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Judges divided over prison term for probation violation

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The Indiana Court of Appeals was divided in affirming a man’s revocation of probation and order that he serve 12 years of his suspended sentence, with the dissenting judge finding this decision will penalize his child who is relying on support payments.

Johnny Ray Jenkins challenged the determination that he violated the terms and conditions of his probation, claiming the state didn’t sufficiently show that he knowingly failed to pay court costs or probation fees. He didn’t challenge the finding that he violated probation by failing to timely report to the probation department, which on its own would be sufficient to support his probation revocation, noted Judge Edward Najam in Johnny Ray Jenkins v. State of Indiana, No. 48A04-1102-CR-64.

Jenkins admitted he didn’t pay the court costs and fees and was able to hold a job and set up child support for his child. Jenkins never pointed to any mitigating evidence on the record to explain why he hadn’t paid those obligations, so the majority concluded that the trial court didn’t abuse its discretion in finding he violated his terms of his probation by not paying the costs.

Najam and Judge Melissa May also upheld the order Jenkins serve 12 years of his previously suspended sentence, pointing to the fact that Jenkins admitted that he failed to pay the court costs and fees, he had not reported to probation for more than one year and he had four prior probation violations.

“Again, probation is a matter of grace, not a right,” wrote Najam.

Judge Patricia Riley dissented on the matter of the 12-year sentence, arguing for the trial court to impose an alternative sentence. She pointed out that Jenkins was able to get a job and set up child support for his child after he was released from prison.

“Returning him to the Indiana Department of Correction for twelve years, not only punishes Jenkins for improving his life while he was on probation, but also penalizes his child who is relying on the support payments,” she wrote. “Furthermore, indiscriminately sending him to the DOC for failing to pay some minimal court fees and costs without taking into account his undeniable rehabilitation, his employment status, and the contributions to his child’s life, will bring us onto the slippery slope of a debtor’s prison.”

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  2. The practitioners and judges who hail E-filing as the Saviour of the West need to contain their respective excitements. E-filing is federal court requires the practitioner to cram his motion practice into pigeonholes created by IT people. Compound motions or those seeking alternative relief are effectively barred, unless the practitioner wants to receive a tart note from some functionary admonishing about the "problem". E-filing is just another method by which courts and judges transfer their burden to practitioners, who are the really the only powerless components of the system. Of COURSE it is easier for the court to require all of its imput to conform to certain formats, but this imposition does NOT improve the quality of the practice of law and does NOT improve the ability of the practitioner to advocate for his client or to fashion pleadings that exactly conform to his client's best interests. And we should be very wary of the disingenuous pablum about the costs. The courts will find a way to stick it to the practitioner. Lake County is a VERY good example of this rapaciousness. Any one who does not believe this is invited to review the various special fees that system imposes upon practitioners- as practitioners- and upon each case ON TOP of the court costs normal in every case manually filed. Jurisprudence according to Aldous Huxley.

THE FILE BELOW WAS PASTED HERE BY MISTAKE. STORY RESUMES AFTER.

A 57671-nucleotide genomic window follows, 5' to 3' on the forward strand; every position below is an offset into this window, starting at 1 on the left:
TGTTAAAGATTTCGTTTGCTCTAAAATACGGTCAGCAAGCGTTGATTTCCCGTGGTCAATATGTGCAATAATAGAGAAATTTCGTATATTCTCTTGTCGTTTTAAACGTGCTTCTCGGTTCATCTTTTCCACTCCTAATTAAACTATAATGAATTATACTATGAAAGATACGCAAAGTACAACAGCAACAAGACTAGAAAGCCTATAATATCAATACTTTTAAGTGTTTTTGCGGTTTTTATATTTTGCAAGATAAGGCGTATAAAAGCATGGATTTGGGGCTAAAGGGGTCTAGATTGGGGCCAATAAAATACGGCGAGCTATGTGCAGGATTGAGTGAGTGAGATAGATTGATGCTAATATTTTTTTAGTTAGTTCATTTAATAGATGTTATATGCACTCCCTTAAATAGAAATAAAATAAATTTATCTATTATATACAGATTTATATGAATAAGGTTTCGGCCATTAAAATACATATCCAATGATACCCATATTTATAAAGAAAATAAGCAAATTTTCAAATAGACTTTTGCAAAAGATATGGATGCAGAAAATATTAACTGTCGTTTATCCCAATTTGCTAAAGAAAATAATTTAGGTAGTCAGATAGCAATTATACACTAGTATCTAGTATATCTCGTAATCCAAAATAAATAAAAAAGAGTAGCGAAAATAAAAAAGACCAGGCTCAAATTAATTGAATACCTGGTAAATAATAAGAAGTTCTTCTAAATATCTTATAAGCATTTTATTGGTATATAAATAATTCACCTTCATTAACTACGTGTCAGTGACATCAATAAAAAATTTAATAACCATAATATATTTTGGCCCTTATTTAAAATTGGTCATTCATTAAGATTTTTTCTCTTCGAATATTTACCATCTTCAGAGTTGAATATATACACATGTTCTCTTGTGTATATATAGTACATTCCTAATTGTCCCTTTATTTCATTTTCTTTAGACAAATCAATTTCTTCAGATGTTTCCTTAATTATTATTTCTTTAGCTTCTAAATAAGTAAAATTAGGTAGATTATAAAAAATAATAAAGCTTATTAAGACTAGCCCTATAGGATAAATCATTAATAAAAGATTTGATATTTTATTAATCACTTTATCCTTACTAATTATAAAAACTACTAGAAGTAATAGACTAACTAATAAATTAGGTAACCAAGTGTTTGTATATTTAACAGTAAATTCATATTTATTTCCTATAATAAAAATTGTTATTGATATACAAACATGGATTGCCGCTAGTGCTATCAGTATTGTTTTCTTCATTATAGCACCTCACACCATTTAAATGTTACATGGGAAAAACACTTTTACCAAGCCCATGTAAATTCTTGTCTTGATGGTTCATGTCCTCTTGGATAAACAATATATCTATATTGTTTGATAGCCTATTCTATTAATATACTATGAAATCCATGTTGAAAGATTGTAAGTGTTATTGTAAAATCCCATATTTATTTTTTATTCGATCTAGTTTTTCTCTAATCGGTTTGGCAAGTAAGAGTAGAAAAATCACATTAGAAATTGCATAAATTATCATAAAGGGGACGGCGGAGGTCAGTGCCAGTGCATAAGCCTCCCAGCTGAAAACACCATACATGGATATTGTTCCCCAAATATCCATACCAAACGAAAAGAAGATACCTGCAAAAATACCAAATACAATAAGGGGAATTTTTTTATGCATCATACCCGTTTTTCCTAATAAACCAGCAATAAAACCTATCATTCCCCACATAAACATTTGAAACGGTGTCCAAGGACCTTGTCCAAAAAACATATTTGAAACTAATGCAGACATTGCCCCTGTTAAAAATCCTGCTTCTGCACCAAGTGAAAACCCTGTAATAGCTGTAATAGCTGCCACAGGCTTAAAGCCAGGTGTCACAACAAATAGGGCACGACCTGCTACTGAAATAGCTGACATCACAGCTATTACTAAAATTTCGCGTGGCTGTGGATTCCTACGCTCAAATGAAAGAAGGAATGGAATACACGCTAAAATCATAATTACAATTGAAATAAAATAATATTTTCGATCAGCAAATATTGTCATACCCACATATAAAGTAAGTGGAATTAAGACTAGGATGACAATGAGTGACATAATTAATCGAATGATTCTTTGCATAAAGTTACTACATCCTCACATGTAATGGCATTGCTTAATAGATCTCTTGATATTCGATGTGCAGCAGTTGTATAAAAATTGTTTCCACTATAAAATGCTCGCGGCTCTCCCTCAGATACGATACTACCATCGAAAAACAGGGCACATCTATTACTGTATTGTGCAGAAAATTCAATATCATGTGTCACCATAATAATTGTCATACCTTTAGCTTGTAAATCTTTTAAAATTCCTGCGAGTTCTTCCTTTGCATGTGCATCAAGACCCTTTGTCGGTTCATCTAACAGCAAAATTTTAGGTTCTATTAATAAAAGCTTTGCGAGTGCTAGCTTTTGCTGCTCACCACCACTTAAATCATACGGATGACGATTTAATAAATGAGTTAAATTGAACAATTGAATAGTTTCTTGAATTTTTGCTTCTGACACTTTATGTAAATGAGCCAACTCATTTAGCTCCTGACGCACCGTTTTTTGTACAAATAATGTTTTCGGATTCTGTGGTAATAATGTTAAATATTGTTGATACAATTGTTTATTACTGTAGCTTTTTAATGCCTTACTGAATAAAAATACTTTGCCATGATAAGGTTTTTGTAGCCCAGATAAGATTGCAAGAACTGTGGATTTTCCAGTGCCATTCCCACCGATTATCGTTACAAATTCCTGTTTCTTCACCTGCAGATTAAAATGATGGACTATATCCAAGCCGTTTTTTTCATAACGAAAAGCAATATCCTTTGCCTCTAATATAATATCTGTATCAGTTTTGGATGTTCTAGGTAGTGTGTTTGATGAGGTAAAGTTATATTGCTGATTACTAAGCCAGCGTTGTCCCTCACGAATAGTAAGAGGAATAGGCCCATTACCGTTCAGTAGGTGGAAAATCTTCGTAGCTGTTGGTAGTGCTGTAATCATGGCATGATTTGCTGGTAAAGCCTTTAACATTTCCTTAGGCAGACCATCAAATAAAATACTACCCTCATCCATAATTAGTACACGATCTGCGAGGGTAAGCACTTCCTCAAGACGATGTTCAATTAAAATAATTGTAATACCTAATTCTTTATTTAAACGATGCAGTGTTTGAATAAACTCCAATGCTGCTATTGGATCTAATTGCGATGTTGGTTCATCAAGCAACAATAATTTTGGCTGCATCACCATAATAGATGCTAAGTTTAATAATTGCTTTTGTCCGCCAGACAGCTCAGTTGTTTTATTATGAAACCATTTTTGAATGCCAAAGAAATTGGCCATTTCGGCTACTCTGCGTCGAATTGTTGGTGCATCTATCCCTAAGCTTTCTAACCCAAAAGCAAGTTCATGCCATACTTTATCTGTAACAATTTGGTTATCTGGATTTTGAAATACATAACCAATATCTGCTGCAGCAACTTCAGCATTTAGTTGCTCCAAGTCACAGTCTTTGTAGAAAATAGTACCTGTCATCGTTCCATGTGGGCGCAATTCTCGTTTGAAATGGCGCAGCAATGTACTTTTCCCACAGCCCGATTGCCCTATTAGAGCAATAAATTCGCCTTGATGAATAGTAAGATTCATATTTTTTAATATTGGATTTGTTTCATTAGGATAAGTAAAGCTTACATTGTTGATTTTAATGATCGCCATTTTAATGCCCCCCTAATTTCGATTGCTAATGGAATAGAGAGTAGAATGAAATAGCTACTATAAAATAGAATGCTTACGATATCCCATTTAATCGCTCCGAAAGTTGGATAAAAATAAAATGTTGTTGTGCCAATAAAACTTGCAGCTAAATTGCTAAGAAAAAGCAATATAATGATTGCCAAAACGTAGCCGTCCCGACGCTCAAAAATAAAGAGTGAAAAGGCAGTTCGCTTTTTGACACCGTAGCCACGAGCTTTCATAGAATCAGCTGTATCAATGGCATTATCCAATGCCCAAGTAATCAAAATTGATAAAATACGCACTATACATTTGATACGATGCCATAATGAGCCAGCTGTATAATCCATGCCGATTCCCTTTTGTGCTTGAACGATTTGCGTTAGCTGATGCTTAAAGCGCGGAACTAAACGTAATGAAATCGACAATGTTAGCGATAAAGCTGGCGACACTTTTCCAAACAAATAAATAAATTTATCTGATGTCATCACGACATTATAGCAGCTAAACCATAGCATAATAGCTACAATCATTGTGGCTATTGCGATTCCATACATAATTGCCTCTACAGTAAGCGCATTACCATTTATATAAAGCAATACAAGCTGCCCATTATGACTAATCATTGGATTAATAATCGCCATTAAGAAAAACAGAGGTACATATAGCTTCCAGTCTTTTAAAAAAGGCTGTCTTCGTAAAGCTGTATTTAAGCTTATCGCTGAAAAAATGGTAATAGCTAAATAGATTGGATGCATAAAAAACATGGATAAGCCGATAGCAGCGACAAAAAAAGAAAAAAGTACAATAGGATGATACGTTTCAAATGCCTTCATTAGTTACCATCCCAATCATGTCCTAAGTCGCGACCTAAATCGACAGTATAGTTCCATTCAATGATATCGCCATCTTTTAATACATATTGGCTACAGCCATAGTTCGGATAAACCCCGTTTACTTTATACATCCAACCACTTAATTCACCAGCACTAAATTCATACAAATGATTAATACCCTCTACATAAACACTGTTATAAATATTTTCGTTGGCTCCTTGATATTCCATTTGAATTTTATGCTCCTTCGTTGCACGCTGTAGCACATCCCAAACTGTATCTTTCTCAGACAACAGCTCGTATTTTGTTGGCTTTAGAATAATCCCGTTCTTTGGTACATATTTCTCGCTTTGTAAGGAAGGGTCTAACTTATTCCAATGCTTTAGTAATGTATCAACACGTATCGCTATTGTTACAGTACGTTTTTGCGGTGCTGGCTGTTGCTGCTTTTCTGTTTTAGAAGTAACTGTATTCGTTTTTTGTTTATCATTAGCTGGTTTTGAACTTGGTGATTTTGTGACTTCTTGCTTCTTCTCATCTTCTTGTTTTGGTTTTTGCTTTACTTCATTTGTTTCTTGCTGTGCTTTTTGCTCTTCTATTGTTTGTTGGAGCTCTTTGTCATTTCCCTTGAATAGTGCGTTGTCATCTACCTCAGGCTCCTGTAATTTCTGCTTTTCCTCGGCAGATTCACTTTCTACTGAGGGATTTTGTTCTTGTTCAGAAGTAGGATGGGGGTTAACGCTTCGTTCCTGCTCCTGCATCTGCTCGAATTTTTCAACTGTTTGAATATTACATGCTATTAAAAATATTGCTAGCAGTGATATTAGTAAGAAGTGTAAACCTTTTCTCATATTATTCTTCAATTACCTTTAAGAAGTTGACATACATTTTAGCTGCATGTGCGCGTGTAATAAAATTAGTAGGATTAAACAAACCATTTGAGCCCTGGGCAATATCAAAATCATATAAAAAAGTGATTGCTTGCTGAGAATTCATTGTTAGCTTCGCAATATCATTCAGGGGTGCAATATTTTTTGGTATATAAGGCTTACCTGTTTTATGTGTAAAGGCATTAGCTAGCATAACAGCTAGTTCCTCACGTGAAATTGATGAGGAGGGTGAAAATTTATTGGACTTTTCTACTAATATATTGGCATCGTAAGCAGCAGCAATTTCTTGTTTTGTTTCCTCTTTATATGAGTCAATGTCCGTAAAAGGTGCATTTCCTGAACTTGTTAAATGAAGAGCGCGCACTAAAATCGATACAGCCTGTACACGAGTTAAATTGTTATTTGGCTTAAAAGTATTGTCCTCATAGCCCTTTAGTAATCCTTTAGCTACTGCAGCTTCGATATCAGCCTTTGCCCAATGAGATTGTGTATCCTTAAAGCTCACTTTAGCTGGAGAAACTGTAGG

3. Any attorneys who practice in federal court should be able to say the same as I can ... efiling is great. I have been doing it in fed court since it started way back. Pacer has its drawbacks, but the ability to hit an e-docket and pull up anything and everything onscreen is a huge plus for a litigator, eps the sole practitioner, who lacks a filing clerk and the paralegal support of large firms. Were I an Indiana attorney I would welcome this great step forward.

  4. Can we get full disclosure on lobbyist's payments to legislatures such as Mr Buck? AS long as there are idiots that are disrespectful of neighbors and intent on shooting fireworks every night, some kind of regulations are needed.

  5. I am the mother of the child in this case. My silence on the matter was due to the fact that I filed, both in Illinois and Indiana, child support cases. I even filed supporting documentation with the Indiana family law court. Not sure whether this information was provided to the court of appeals or not. Wish the case was done before moving to Indiana, because no matter what, there is NO WAY the state of Illinois would have allowed an appeal on a child support case!

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